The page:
Monday, 29 June 2015

An interactive ghost

Crows in a treeI have never personally come across a case of an 'interactive' ghost (IG) which suggests, to me, that they are probably rare. I've read about cases, of course, but published accounts almost always lack crucial details, making them difficult to assess. In typical ghost cases the apparition appears to be oblivious to the presence of the witness. With IGs the apparition interacts directly with the witness in some way. So I was intrigued to come across an IG case recently that happened to someone known to me.

The witness was sitting on a chair indoors when they became aware of somebody, a complete stranger, directly in front of them, talking. The figure had not been there previously and, being in a locked building with just one other person (well known to the witness) present, should certainly not have been there. The ghost addressed the witness who, unfortunately, cannot recall what was said. Then, suddenly, the apparition was gone! The second witness did not see the apparition, or anything else unusual, despite being just a couple of metres away. Curiously, the main witness did not feel alarmed during the course of the experience, which lasted just seconds.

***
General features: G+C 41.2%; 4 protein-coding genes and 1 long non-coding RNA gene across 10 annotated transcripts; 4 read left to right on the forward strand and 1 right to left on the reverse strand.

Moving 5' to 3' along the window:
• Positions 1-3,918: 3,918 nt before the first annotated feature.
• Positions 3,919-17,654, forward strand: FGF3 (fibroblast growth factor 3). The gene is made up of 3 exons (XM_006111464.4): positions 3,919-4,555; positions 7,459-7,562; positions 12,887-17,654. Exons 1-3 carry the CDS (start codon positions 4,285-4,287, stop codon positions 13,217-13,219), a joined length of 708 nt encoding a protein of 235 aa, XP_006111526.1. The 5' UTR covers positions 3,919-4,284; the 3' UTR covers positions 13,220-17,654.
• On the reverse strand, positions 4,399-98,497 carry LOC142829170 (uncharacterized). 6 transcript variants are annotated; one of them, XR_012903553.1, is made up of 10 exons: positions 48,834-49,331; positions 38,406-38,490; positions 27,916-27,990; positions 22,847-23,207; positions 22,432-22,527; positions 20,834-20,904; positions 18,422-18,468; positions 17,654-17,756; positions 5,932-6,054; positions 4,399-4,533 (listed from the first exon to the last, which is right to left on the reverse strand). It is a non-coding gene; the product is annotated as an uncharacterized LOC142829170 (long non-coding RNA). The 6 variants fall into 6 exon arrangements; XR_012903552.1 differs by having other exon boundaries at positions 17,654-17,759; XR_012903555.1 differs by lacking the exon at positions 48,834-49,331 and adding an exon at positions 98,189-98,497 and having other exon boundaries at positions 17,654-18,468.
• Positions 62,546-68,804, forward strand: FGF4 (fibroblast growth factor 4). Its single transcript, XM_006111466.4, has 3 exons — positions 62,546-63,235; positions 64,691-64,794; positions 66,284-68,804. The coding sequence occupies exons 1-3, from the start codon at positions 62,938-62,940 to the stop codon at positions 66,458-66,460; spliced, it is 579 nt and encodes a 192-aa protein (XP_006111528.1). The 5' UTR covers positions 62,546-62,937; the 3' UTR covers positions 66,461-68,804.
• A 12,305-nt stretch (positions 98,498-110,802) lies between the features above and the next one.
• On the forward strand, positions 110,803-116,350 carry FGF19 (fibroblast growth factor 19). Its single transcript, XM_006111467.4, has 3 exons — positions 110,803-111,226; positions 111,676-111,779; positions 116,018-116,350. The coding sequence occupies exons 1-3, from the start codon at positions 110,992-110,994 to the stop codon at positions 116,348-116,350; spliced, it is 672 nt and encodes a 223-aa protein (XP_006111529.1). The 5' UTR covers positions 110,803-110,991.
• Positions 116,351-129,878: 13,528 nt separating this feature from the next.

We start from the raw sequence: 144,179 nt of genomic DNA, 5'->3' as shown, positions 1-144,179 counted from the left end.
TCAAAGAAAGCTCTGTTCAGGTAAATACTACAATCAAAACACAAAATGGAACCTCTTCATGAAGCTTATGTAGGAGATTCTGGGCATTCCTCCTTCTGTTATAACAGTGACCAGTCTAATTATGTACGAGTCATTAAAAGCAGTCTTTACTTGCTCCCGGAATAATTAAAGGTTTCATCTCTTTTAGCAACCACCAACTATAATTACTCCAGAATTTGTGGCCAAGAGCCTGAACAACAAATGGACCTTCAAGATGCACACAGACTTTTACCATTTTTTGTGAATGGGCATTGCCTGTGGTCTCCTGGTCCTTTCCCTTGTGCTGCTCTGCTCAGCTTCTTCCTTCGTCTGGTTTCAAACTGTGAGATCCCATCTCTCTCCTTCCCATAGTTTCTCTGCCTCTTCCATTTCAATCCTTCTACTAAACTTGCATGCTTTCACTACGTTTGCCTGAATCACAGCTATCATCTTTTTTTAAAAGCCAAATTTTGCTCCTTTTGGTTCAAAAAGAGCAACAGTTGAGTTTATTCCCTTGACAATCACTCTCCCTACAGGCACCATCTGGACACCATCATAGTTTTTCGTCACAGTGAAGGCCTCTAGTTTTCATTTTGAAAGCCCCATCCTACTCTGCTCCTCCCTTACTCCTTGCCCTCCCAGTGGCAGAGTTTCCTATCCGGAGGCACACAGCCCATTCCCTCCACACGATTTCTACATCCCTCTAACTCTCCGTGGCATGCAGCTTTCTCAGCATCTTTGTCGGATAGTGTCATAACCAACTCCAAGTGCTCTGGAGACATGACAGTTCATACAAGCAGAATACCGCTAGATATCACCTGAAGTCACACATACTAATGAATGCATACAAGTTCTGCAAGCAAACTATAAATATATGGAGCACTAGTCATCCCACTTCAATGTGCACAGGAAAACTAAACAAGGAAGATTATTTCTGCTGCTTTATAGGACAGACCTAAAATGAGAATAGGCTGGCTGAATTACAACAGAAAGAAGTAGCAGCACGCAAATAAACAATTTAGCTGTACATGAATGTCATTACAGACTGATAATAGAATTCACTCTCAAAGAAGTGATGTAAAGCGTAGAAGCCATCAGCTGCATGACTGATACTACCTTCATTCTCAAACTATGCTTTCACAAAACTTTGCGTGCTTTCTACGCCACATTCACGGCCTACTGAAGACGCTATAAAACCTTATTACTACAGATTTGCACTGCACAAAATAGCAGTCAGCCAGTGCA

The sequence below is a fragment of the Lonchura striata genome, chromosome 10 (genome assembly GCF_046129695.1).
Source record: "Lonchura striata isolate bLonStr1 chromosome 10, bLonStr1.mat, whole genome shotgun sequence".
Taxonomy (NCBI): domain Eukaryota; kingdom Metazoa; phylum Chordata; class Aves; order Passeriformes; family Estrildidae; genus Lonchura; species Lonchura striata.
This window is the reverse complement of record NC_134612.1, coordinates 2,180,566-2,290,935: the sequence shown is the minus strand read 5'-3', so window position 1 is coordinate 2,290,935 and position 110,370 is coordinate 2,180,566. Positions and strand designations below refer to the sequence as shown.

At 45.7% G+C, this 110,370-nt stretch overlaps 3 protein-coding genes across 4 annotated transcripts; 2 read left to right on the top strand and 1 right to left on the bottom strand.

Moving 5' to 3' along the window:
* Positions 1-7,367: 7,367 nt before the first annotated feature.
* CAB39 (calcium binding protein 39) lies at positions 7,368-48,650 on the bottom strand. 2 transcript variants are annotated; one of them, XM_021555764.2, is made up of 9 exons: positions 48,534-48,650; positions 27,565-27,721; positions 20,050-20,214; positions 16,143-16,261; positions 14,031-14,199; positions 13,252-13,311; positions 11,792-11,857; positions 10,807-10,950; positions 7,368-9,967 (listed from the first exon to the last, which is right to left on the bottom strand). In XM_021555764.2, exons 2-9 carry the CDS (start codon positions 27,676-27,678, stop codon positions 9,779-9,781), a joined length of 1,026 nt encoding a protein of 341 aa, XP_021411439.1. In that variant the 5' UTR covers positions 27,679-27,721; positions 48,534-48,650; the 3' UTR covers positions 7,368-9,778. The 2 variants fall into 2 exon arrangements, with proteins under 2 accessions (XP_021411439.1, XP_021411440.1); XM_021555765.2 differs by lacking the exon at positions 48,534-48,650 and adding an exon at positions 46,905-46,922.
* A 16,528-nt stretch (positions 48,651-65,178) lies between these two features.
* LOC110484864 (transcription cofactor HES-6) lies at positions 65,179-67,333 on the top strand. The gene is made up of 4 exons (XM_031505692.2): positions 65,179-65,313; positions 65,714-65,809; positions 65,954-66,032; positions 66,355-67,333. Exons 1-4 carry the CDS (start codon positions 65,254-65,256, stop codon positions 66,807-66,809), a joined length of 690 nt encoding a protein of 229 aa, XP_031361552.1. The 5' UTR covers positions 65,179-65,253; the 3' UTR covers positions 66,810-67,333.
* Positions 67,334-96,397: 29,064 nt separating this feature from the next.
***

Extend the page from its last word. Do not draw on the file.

The witness was my acquaintance (MA) who experiences microsleep with REM episodes. MA identified the episode, from experience, as an MWR. The surprising tolerance of bizarre events is typical of both ordinary dreams and MWR experiences. In a previous experience (here), MA was stared at by an immobile apparition. A stare barely counts as an interaction, to me at least. Being talked to is clearly a very active interaction, more typical of the accounts of IGs I've read.

So here we have an example of a xenonormal cause for an interactive ghost experience. It's important because interactive ghosts might, at first sight, appear to be evidence in support of the widespread idea that ghosts are spirits. In fact, there appears to be no compelling evidence that ghosts are spirits (see here). Misperception can, of course, explain many of the more typical non-interactive ghost experiences.

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